There was a moment of perfect silence after clarinetist Todd Palmer finished playing "Marietta's Lied" from Korngold's "Die Tote Stadt" in his Sunday afternoon recital. Palmer dedicated this warm, sentimental aria transcription, the first of three encores, to the memory of his mother and played it with the rich tone and polished phrasing that had been his from the beginning of the Kennedy Center Terrace Theater concert.

But most of all, in this work -- as in pieces by Debussy, Ives, John Mayer and Joseph Horovitz -- it was Palmer's ability to find the long line of the music and let it breathe that was most powerful. After the last notes of the Korngold faded, it seemed almost too much to clap, and we all sat absolutely still for a few seconds.

The Korngold was all the more striking in a recital that was for the most part anything but somber. Few instruments move as winningly from lyricism to suave humor and even sarcasm as the clarinet, and Palmer, a Hagerstown, Md., native, excelled in an exceptionally varied program, running all the way from Debussy to Benny Goodman.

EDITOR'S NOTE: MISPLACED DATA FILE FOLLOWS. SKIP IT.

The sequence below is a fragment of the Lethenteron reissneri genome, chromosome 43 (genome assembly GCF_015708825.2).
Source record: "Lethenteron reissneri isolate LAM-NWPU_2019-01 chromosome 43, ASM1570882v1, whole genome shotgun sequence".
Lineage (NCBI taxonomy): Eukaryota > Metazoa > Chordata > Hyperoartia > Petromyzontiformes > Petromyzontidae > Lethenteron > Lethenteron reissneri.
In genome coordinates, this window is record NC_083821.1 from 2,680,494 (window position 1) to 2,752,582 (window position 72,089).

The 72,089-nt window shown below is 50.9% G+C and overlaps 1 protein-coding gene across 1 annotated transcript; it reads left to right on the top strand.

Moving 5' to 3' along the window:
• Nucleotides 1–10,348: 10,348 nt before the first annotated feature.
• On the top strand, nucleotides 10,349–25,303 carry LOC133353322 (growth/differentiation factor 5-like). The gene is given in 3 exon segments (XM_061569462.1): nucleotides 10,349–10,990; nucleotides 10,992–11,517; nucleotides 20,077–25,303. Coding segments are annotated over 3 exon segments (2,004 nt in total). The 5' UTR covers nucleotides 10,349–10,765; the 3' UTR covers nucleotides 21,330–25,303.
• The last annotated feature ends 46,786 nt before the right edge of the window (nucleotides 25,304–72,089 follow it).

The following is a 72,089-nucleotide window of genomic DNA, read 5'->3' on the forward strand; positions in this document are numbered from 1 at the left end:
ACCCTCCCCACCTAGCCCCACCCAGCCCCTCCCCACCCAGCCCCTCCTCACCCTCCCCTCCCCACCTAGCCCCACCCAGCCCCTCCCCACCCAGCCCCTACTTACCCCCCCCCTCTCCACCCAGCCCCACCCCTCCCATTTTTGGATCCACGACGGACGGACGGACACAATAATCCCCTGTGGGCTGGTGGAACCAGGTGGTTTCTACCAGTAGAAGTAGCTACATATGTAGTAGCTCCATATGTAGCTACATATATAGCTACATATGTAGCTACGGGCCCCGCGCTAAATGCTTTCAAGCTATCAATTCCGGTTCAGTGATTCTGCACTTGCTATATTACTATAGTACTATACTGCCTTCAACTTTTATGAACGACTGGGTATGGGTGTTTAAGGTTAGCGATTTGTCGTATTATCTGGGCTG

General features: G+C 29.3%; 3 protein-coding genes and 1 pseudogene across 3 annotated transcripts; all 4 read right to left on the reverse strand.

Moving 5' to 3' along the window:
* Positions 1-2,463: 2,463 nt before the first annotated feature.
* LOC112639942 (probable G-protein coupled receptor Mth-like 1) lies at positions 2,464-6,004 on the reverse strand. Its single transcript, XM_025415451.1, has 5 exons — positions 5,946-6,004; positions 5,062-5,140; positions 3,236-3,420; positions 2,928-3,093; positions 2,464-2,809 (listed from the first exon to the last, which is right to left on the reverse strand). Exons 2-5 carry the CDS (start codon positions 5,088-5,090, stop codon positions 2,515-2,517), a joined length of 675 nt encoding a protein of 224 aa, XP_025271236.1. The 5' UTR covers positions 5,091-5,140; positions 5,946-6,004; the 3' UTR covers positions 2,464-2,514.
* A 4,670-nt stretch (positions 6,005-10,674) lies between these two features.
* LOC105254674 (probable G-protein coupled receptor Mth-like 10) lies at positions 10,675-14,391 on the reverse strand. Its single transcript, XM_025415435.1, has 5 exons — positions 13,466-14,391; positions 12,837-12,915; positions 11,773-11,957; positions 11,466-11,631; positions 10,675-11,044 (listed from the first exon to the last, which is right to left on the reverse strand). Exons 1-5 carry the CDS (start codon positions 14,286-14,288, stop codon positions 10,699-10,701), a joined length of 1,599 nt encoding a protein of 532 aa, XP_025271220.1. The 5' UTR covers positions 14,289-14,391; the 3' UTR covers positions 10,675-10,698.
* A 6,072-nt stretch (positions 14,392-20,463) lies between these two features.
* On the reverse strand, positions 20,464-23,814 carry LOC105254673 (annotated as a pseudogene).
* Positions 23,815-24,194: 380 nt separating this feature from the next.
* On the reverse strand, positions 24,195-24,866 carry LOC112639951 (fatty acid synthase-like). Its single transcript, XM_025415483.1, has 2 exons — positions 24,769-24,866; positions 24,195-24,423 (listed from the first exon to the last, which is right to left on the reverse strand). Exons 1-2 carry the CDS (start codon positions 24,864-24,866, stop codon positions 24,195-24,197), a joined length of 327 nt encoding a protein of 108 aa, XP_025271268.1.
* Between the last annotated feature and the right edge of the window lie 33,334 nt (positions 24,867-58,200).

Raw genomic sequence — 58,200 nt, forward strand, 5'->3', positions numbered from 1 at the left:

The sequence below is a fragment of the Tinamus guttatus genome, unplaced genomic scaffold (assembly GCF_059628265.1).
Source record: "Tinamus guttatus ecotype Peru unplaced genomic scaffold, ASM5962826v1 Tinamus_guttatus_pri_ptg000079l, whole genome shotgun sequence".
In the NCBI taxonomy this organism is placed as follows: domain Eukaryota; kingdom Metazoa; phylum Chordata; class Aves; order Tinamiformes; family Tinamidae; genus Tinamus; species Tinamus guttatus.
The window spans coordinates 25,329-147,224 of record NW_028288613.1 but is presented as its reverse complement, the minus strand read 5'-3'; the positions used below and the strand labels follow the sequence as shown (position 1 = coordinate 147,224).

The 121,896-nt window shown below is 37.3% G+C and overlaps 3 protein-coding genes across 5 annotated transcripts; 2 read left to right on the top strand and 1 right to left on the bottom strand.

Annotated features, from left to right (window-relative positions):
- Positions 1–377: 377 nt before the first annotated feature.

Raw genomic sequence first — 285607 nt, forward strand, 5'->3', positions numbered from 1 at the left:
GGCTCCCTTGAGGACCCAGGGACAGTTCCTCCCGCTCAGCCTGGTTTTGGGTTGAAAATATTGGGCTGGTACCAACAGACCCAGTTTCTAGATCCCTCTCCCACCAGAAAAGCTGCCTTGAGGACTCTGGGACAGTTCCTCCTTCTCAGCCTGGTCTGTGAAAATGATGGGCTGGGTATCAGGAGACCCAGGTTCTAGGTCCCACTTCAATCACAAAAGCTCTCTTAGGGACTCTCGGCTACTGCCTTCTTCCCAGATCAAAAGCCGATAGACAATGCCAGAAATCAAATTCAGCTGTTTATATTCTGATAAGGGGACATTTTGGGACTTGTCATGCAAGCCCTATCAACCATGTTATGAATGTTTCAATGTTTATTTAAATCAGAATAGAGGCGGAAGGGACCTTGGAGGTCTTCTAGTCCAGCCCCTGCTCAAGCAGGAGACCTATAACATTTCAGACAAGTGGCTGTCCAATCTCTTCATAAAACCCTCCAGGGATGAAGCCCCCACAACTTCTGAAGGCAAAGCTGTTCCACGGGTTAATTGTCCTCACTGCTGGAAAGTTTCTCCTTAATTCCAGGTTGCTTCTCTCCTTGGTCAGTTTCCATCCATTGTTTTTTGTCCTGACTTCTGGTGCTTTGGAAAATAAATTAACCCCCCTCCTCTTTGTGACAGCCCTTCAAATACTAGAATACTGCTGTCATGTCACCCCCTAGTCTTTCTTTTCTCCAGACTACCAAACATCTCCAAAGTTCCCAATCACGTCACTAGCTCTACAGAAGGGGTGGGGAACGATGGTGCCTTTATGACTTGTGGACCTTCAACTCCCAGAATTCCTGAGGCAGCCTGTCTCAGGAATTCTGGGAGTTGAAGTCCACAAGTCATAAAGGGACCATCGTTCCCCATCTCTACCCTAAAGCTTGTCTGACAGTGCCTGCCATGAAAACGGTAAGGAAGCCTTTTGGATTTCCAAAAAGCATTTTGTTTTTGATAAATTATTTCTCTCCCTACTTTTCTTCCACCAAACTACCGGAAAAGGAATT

The Ives Sonata No. 3, written for violin and piano and arranged by Palmer for clarinet, is a pretty eclectic musical feast all by itself. Palmer and pianist Carol Archer brought great sensitivity to the ensemble. The Ives was nicely complemented by Poulenc's droll and elegant Sonata for Clarinet and Bassoon, which Palmer and guest performer Robert Wagner delivered with a soft, witty touch.

Other notable works in the program, the last in this year's Young Concert Artist Series, included British-Indian composer Mayer's "Raga Music for Solo Clarinet" and Palmer's transcription of a Reynaldo Hahn song, "If my verses had wings." Though Palmer's vibrato occasionally seemed a bit tight in the exposed slow moments, his tone was always golden and his pitch absolutely accurate and there was charm in large supply.